Rapper YK jumped from window in bid to evade justice for directing heroin deals in Norwich

Police during a drugs raid in Norwich. Photo: Denise Bradley

Police during a drugs raid in Norwich. Photo: Denise Bradley - Credit: Copyright: Archant 2016

A man who directed people to sell heroin and cocaine in Norwich was collared after a chase when police raided his home in Essex, a court heard.

Adesola Malomo jumped out of the first-floor window in Cromer Road, Romford, after officers traced his phone to the address.

Norwich Crown Court heard the 24-year-old was arrested in April during Operation Granary, when officers made a series of co-ordinated raids targeted at 'county lines' networks dealing class A drugs - heroin and crack cocaine - on the streets of the city.

Malomo had pleaded guilty to conspiracy to supply Class A drugs between February 14 and April 17 this year.

Chris Youell, prosecuting, told the court that in April this year, after an undercover officer known as 'Tommo' made seven purchases of drugs having called a phone number associated with a 'county line', officers managed to locate the phone's activity to an address in Essex.

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On April 16 officers went to the address to arrest Malomo but he jumped out of his first floor window and was arrested after a brief chase, the court heard.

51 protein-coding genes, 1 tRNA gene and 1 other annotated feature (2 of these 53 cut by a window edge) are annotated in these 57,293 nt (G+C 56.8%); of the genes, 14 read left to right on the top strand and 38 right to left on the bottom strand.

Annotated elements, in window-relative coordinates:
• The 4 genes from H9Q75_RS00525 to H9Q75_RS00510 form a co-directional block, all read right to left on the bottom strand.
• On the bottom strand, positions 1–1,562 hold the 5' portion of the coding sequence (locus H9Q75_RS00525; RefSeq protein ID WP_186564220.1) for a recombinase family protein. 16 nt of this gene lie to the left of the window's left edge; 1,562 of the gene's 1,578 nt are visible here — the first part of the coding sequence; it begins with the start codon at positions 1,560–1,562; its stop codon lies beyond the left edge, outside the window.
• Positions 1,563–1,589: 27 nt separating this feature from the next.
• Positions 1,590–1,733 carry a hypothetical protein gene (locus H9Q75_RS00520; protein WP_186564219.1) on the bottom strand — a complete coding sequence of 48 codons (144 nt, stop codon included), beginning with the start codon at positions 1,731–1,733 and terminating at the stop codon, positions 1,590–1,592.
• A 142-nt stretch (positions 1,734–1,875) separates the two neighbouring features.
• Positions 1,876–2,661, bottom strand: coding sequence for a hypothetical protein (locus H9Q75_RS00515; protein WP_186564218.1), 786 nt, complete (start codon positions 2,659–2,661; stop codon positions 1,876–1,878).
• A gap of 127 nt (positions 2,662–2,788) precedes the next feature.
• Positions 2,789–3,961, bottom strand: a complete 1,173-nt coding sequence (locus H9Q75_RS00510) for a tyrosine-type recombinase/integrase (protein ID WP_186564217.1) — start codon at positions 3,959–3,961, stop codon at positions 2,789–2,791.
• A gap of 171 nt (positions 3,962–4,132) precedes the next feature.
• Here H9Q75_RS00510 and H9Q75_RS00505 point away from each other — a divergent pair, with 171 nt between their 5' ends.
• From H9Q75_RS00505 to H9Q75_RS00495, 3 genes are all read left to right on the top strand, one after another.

Mr Youell said the defendant had used the phone and was directing people to deal.

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The court heard that Malomo had been approached by older gang members who 'pressured him into using the phone' and that he had previously been stabbed and beaten up by them.

Malomo said he was given a small amount of cash, as well as cannabis and cocaine, in payment, but was not involved in delivering drugs, the court was told.

Mr Youell said the defendant was 'carrying out a middle-management role'.

The court also heard that Maloma has put out rap videos using the name YK on YouTube.

Jotika Kukadia, for Malomo, said that mitigating factors were her client's remorse and that he accepted his involvement.

Jailing him for four years, Judge Andrew Shaw said that controlled drugs 'ruin lives' and were 'responsible for untold misery', leading to the commission of criminal offences including burglary, robbery, shoplifting and prostitution - 'all to raise money for drugs'.

Judge Shaw said an aggravating factor in the case was that the people supplying the drugs to 'Tommo' were vulnerable people.

Mitigating factors were the defendant's age, his remorse and his co-operation with the police, the court heard.

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